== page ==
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Burton: Strange days for millennials

Bret Burton
Valley Voices

I’m a millennial. And as a millennial, I haven’t had to experience the hardship of an economic downturn yet in my adult life. I was fortunate enough to “grow up” in post-recession times. I graduated from college in 2008, moved to the mountains and lived an insulated life skiing and working in the service industry while America tanked.

We saw our parents and grandparents take the hit of the Great Recession from afar. Many of our parents lost their homes and businesses in foreclosure. Most of us millennials were maybe just out of college or younger and we didn’t have a home to lose, a 401(k) to have crushed, or a business to fall apart.

We’ve been lucky to “grow up” in an economy that has gone on a 10-year upward swing. We fearlessly bought homes out of foreclosure and made good investments because there was rarely a bad one. Unemployment was at an all-time low. So we never faced any serious adversity. Our businesses, investments and financial lives haven’t had a stress test yet. Small businesses started by millenials flourished and battled to take market share from the big guys. And we did pretty well for a while. 

We’ve traveled the world and spent a small fortune on avocado toast and mocha lattes, $120-a-month yoga memberships and essential oils. “Cease the day,” “YOLO” and the “time is now” has been our battle cry. Because we’ve always been alright. The world turns. We exist. The paycheck to maintain our lifestyle will always be there.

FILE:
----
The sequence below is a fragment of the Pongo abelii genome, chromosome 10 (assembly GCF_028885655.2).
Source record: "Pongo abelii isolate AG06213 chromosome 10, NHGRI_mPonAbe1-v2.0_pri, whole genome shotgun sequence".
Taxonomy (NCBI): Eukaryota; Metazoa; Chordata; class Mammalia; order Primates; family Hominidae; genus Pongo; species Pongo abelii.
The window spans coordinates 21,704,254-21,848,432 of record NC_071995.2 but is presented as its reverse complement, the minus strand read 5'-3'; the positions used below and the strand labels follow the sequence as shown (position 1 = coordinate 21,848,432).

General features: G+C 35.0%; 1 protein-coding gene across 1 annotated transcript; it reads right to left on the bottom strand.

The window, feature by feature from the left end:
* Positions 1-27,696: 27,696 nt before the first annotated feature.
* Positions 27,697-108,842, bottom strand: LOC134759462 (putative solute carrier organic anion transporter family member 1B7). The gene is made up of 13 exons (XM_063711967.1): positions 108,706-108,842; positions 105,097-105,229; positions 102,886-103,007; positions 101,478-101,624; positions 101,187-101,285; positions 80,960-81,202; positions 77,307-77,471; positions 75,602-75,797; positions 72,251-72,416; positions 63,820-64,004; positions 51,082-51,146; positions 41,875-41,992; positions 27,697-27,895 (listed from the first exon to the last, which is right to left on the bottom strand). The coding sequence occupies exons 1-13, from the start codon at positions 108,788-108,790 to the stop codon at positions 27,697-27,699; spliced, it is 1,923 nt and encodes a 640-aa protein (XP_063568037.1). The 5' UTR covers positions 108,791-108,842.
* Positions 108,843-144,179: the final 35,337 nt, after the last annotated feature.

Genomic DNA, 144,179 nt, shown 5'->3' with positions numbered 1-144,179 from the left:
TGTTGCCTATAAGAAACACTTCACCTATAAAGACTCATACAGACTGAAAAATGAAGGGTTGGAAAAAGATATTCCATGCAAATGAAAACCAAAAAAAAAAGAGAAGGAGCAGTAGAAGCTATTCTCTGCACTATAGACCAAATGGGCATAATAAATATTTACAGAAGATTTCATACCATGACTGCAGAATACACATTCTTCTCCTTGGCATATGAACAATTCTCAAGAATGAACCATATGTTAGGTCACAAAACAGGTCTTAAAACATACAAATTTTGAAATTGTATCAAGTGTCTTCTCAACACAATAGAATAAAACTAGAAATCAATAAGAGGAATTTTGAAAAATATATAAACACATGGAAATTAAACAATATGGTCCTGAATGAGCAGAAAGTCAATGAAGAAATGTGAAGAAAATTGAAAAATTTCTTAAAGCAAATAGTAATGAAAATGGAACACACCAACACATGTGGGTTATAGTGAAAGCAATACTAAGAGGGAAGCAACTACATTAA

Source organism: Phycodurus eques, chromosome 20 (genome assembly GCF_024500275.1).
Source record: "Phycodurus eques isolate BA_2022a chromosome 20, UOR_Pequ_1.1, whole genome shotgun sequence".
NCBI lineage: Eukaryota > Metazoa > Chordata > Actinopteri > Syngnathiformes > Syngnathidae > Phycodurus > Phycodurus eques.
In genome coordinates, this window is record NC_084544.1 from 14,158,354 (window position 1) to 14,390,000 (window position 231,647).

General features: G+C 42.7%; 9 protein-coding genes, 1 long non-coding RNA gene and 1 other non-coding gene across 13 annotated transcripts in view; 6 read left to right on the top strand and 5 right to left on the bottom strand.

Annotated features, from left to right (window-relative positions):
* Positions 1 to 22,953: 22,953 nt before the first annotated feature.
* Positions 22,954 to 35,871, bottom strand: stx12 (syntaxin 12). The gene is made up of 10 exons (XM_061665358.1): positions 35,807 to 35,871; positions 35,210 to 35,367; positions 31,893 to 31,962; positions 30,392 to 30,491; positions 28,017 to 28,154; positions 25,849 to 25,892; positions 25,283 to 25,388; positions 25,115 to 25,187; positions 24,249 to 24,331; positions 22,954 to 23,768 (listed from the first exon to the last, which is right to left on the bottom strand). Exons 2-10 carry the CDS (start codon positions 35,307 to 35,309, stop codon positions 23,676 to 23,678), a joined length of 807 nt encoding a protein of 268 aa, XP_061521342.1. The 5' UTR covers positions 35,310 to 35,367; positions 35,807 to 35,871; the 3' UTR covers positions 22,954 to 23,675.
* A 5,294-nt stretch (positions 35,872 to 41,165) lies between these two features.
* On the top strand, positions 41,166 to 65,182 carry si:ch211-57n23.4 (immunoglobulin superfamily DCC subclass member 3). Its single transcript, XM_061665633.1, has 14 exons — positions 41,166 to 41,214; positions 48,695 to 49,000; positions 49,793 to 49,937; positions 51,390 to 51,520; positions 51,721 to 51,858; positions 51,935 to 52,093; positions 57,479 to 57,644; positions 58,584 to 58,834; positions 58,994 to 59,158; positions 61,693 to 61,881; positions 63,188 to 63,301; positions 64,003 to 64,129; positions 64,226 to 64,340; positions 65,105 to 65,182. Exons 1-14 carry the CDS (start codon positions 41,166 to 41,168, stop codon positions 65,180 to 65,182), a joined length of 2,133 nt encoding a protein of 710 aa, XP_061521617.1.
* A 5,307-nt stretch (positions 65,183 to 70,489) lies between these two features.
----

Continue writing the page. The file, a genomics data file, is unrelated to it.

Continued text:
Until now. We don’t know how long this will last and what the outcome will be. I hope for the sake of all us that this is a quick downturn and a quick upswing. I think millennials will expect this to happen because we’ve never faced any legitimate economic hardship.

Millenials expect to be bailed out because we haven’t faced anything serious on our own. It isn’t our fault! What a disservice! Someone will make it right.

And so far, we have the government bailout. If this shutdown lasts longer than a couple of months, this bailout won’t keep us afloat. The impact will be far-reaching — beyond what this bailout can cover.

Imagine a life without avocado toast where drip coffee replaces a mocha latte. Our generation will change. Our spending will change and our habits will change. We won’t take everything for granted anymore because we’ve tasted what it’s like to have nothing. To have no control, no freedom and no toilet paper.

One day our grandkids will wonder why we have a stockpile of toilet paper, safety masks and a pile of money under the mattress and we’ll tell them about the coronavirus of 2020. The panic, the chaos, the stay-at-home orders. How the economy came to a grinding halt in one week. Literally one week. No business. We’ll always know that a virus can shut everything down faster than a war or the banks collapsing. 

I’m having my second kid very soon. He’ll be part of a generation of kids that are about to grow up in a vastly different world. How different is yet to be seen, but just as 9/11 left a lasting mark on us, so will this. Our behavior is going to change forever. Our kids and grandkids will always think of us as crazy. Which we are — because we experienced the most bizarre time in modern history, and it left a lasting impact. 

Bret Burton has lived in Avon for 11 years and is an active Realtor, real estate investor and business owner. He Is a husband and a father of two. 


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